TimeZoneInfo.FindSystemTimeZoneById("Mountain Standard Time")  
    .GetUtcOffset(new DateTime(2015, 3, 8, 3, 0, 0))  // <-- this value was adjusted

TimeZoneInfo.Local  
    .GetUtcOffset(new DateTime(2015, 3, 8, 1, 0, 0))

Now you can see that the correct offsets are obtained, because one value was shifted to compensate it being passed with DateTimeKind.Local to a non-local time zone.

But what if neither time zone is local?

We were able to use DateTimeKind.Local to work around the first problem, but what about when the input value must have DateTimeKind.Unspecified, when the local time zone isn't involved? Consider a slightly different method:

public DateTime AdjustTimeZoneOffset(DateTime dt, TimeZoneInfo sourceTZ, TimeZoneInfo destTZ)  
{
    var sourceOffset = sourceTZ.GetUtcOffset(dt).TotalHours;
    var destOffset = destTZ.GetUtcOffset(dt).TotalHours;
    return dt.AddHours(destOffset - sourceOffset);
}

And the test:

public void Test4()  
{
    var tz1 = TimeZoneInfo.FindSystemTimeZoneById("GMT Standard Time");
    var tz2 = TimeZoneInfo.FindSystemTimeZoneById("Romance Standard Time");
    var dt = new DateTime(2015, 3, 29, 2, 0, 0);

    var actual = AdjustTimeZoneOffset(dt, tz1, tz2);
    Debug.WriteLine(actual);

    var expected = new DateTime(2015, 3, 29, 3, 0, 0);
    Assert.Equal(expected, actual);
}

This will convert the local time in London to the local time in Paris, as validated here. It should return 3:00 AM, but it only returns 2:00 AM. That's the same value that we passed in! Again, that pesky DST transition is getting in the way. You see, Europe handles DST slightly different than the USA. In the USA, each time zone changes at 2:00 AM in their own local time. But in Europe, all participating EU countries transition at exactly the same instant (at 1:00 AM UTC).

So what's the fix? This time, we can't just pass DateTimeKind.Local, because neither value is our computer's local time zone. We might be able to pass DateTimeKind.Utc, but that would only work when London was aligned to GMT. After it's in daylight time (that is, "British Summer Time", or BST), then that wouldn't work at all. In the general case, we will always need to pass values that are Unspecified. So what to do?

Well there's a few options. The first way will manually adjust the source time to UTC, and mark it as DateTimeKind.Utc, such that the correct instant is chosen for the destination time zone:

public DateTime AdjustTimeZoneOffset(DateTime dt, TimeZoneInfo sourceTZ, TimeZoneInfo destTZ)  
{
    var sourceOffset = sourceTZ.GetUtcOffset(dt).TotalHours;
    var utcTime = DateTime.SpecifyKind(dt.AddHours(-sourceOffset), DateTimeKind.Utc);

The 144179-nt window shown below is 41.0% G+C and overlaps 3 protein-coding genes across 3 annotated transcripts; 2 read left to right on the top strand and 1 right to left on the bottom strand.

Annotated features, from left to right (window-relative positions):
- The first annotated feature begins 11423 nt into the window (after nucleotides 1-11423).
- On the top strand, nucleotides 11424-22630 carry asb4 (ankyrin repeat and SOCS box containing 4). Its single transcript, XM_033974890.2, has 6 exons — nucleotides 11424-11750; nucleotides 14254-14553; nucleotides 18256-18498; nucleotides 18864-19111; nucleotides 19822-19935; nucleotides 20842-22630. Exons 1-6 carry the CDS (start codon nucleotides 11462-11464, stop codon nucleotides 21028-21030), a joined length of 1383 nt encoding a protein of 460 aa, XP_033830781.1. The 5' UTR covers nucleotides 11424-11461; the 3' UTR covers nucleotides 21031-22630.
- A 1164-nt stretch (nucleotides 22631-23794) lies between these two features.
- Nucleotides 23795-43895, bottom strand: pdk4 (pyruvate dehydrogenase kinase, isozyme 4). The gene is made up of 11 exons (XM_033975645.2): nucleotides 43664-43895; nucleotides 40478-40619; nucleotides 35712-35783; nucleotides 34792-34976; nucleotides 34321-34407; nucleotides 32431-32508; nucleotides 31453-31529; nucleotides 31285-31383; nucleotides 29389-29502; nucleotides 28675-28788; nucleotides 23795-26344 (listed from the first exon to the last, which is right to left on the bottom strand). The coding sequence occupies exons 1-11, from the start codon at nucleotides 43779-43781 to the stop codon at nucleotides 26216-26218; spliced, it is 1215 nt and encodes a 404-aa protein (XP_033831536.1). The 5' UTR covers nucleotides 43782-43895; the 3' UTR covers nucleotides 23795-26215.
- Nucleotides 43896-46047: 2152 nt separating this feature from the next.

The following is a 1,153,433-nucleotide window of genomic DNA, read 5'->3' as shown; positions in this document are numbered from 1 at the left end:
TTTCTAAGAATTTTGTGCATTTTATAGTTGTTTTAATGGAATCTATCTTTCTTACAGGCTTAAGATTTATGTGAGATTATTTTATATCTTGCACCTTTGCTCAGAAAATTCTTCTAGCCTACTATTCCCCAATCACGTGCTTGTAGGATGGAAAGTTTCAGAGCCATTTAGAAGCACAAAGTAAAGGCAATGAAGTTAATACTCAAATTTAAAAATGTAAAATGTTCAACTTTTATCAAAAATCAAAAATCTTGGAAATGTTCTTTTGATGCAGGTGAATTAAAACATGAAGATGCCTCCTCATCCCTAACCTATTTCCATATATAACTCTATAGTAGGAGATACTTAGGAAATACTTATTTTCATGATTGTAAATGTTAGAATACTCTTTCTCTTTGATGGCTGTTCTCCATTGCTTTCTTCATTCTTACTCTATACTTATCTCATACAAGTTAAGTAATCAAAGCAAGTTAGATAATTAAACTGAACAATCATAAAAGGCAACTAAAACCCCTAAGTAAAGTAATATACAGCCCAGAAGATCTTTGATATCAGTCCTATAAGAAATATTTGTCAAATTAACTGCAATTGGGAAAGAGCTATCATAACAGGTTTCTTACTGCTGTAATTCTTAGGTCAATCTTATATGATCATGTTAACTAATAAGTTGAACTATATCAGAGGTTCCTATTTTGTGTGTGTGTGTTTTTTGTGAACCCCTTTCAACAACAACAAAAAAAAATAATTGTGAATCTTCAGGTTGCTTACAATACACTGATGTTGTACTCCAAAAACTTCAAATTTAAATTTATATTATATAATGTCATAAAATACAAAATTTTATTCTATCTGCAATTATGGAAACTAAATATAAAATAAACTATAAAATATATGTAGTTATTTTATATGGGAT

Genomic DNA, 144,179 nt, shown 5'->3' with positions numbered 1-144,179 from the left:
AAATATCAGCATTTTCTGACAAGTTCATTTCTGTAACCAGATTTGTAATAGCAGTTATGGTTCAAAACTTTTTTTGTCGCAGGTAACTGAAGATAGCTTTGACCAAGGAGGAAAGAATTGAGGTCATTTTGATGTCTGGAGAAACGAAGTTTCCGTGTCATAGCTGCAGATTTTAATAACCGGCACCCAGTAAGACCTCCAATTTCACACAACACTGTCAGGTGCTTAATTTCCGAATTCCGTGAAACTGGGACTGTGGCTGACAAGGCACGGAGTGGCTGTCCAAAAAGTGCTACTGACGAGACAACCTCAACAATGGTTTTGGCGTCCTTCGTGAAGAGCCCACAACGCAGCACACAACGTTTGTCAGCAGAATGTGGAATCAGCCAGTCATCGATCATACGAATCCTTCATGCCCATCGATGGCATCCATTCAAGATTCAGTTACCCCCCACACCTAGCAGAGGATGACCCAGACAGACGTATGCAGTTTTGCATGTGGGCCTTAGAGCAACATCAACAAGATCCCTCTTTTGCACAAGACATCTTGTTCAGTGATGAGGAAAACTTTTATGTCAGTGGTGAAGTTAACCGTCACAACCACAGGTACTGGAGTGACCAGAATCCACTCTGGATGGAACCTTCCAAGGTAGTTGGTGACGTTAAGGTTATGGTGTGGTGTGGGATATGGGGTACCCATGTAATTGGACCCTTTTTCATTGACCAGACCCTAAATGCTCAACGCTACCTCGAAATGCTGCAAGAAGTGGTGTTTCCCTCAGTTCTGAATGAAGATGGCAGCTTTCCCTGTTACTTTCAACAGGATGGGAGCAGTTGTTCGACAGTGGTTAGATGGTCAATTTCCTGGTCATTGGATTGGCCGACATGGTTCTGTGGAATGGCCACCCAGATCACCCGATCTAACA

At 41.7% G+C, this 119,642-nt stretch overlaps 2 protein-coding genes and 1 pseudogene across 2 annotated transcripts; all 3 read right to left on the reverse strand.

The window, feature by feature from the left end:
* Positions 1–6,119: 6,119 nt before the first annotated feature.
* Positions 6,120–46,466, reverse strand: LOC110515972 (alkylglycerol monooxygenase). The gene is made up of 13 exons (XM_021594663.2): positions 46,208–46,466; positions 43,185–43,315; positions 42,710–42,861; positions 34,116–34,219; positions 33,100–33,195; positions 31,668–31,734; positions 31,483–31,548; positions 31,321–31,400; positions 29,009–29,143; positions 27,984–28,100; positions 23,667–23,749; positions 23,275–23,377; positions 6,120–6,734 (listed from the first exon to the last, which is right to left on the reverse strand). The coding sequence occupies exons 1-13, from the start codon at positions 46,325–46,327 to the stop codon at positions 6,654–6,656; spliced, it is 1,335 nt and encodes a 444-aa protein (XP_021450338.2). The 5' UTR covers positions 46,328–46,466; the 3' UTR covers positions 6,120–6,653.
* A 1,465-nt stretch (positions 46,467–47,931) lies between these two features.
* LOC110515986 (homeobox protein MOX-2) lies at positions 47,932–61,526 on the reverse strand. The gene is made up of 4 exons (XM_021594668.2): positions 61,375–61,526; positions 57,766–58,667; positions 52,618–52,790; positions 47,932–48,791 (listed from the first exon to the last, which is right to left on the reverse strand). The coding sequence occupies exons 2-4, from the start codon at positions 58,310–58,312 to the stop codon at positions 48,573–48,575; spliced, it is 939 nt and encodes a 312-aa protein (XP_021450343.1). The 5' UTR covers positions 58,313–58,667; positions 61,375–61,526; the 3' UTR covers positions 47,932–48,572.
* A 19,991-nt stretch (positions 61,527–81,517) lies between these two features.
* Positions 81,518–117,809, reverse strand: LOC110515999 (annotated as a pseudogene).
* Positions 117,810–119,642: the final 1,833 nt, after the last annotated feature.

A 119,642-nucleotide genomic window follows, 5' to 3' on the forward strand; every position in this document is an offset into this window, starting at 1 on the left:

var destOffset = destTZ.GetUtcOffset(utcTime).TotalHours;
    return dt.AddHours(sourceOffset - destOffset);
}

Our test will now pass - but that's an awful lot of complexity. We can reduce it a bit further:

public DateTime AdjustTimeZoneOffset(DateTime dt, TimeZoneInfo sourceTZ, TimeZoneInfo destTZ)  
{
    var utcTime = TimeZoneInfo.ConvertTimeToUtc(dt, sourceTZ);
    var sourceOffset = sourceTZ.GetUtcOffset(utcTime).TotalHours;
    var destOffset = destTZ.GetUtcOffset(utcTime).TotalHours;
    return dt.AddHours(sourceOffset - destOffset);
}

Upon even further investigation, we'll find that we can actually complete the entire function in one step:

public DateTime AdjustTimeZoneOffset(DateTime dt, TimeZoneInfo sourceTZ, TimeZoneInfo destTZ)  
{
    return TimeZoneInfo.ConvertTime(dt, sourceTZ, destTZ);
}

Now, there's not even any real need for the function in the first place, as it just wraps another built in function.

Applying this to the original problem

In the original code, we wanted to convert a DateTime from the local computer's time zone, to a specific destination time zone. It turns out, this can just be done with one line of code:

public DateTime AdjustTimeZoneOffset(DateTime localTime, TimeZoneInfo tzi)  
{
    return TimeZoneInfo.ConvertTime(localTime, tzi);
}

Isn't there a better way?

YES there are two better ways I can think of:

  • You could use DateTimeOffset types instead of DateTime types. The .Kind value doesn't exist on a DateTimeOffset. Instead, a specific offset is tracked, such as -08:00 for Pacific Standard Time, or -07:00 for Pacific Daylight Time. The TimeZoneInfo object has many method overloads that work with DateTimeOffset instead of DateTime, which makes all of these problems much easier to solve.

  • You could use the Noda Time library. You would probably do something like this:

public ZonedDateTime AdjustTimeZone(LocalDateTime ldt, DateTimeZone sourceTZ, DateTimeZone destTZ)  
{
    return ldt.InZoneLeniently(sourceTZ).WithZone(destTZ);
}

The InZoneLeniently method brings up another edge case that we didn't even talk about. What if the input date is invalid or ambiguous? In other words, when the clocks jump from 2:00 to 3:00, what do we do with an invalid value of 2:30? And when they fall back from 2:00 back to 1:00, what does a value of 1:30 mean? Does it mean the first occurrence, or the second? Noda Time offers several ways to handle that, of which leniently is one choice. There are other choices, and you can even provide your own custom logic if desired.

Conclusion

Rick Strahl is a really smart guy. I've been enjoying his blog for many years, and he's opened my eyes to many solutions to common problems. The post this code came from was quite well thought through, and covered many of the concerns encountered when working with time zones. But ultimately, several key mistakes were made - and it's not Rick's fault! Many other really smart developers make similar mistakes, because it's just too easy to do so!

I'll leave you with these thoughts:

  • Date, Time, and Time Zone are not simple data types. They make up a domain. There is logic to consider about how the different components interact, and those interactions can be complex!

  • There are many edge cases, especially around DST transitions. Test, Test, and Test again!

  • The built-in types can get the job done, but they are also easy to use incorrectly. There was nothing that stopped us from passing values to a function that gave unintended results. Ultimately, the simplicity of DateTime and its cousins are what leads to errors.

  • Noda Time offers a better path forward. There is more to learn, but it's also much harder to hook things up in a way that creates problems. If you aren't currently using Noda Time, I strongly encourage you to start. Anywhere you encounter DateTime or TimeZoneInfo in your code is a good candidate for using Noda Time instead.